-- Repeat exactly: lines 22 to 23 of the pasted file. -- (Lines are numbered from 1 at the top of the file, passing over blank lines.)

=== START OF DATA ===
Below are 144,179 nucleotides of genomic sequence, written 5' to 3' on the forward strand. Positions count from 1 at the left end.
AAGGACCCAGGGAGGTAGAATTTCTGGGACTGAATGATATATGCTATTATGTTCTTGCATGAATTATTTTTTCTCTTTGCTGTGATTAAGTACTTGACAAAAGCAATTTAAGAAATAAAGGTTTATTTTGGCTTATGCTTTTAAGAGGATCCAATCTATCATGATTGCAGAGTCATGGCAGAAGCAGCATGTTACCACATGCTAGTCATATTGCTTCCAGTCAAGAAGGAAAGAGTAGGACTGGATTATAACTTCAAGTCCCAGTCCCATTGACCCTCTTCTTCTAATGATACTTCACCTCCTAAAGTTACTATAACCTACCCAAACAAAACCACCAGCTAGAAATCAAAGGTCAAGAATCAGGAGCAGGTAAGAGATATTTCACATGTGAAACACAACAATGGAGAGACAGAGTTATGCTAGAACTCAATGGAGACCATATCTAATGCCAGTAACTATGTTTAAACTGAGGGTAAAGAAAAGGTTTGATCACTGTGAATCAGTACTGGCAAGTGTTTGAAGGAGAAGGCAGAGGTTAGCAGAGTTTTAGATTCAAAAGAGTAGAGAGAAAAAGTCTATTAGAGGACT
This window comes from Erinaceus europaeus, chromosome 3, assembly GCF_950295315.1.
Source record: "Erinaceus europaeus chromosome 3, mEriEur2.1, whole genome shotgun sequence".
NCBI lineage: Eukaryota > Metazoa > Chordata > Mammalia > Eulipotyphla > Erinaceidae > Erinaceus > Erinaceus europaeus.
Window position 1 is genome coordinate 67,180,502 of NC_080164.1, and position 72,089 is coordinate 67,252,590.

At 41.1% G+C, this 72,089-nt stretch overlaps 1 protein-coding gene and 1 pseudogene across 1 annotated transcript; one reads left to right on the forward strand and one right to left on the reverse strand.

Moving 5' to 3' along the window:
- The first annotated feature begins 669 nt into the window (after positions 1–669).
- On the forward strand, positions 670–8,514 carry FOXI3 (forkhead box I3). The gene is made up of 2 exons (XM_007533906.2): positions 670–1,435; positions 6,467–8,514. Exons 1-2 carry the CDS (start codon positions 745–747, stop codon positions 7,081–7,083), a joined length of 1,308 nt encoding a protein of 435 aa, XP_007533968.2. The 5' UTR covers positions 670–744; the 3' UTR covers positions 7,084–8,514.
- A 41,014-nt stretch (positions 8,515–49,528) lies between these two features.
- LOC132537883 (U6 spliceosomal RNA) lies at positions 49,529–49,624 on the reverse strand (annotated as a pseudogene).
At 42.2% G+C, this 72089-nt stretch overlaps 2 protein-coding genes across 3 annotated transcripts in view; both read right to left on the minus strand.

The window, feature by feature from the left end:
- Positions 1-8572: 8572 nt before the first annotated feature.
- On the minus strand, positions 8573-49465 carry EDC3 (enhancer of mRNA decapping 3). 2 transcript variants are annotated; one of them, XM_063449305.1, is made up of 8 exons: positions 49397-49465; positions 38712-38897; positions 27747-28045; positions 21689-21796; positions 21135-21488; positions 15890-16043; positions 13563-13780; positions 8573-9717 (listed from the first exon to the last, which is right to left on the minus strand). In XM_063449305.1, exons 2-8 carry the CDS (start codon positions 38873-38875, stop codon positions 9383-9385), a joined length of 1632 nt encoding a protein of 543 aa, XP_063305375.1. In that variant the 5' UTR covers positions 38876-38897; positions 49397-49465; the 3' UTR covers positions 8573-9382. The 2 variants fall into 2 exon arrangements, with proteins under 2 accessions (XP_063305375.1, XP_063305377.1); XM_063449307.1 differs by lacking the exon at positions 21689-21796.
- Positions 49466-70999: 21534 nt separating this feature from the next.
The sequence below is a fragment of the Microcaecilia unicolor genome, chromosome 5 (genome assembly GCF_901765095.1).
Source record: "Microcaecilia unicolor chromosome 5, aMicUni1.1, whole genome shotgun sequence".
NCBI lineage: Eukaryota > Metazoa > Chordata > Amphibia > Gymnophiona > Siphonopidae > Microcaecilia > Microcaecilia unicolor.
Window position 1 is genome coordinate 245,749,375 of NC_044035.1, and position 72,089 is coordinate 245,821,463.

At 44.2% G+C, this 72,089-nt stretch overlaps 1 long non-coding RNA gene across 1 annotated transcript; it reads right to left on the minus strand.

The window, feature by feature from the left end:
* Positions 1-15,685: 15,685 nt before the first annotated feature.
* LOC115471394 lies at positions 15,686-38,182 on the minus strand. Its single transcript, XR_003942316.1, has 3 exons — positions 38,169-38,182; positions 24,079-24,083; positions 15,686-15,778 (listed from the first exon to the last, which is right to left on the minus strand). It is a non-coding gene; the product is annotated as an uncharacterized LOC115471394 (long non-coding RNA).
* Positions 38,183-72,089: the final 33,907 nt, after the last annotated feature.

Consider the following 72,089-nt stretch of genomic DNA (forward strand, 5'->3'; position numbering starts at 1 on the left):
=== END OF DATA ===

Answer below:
At 44.2% G+C, this 72,089-nt stretch overlaps 1 long non-coding RNA gene across 1 annotated transcript; it reads right to left on the minus strand.

The window, feature by feature from the left end: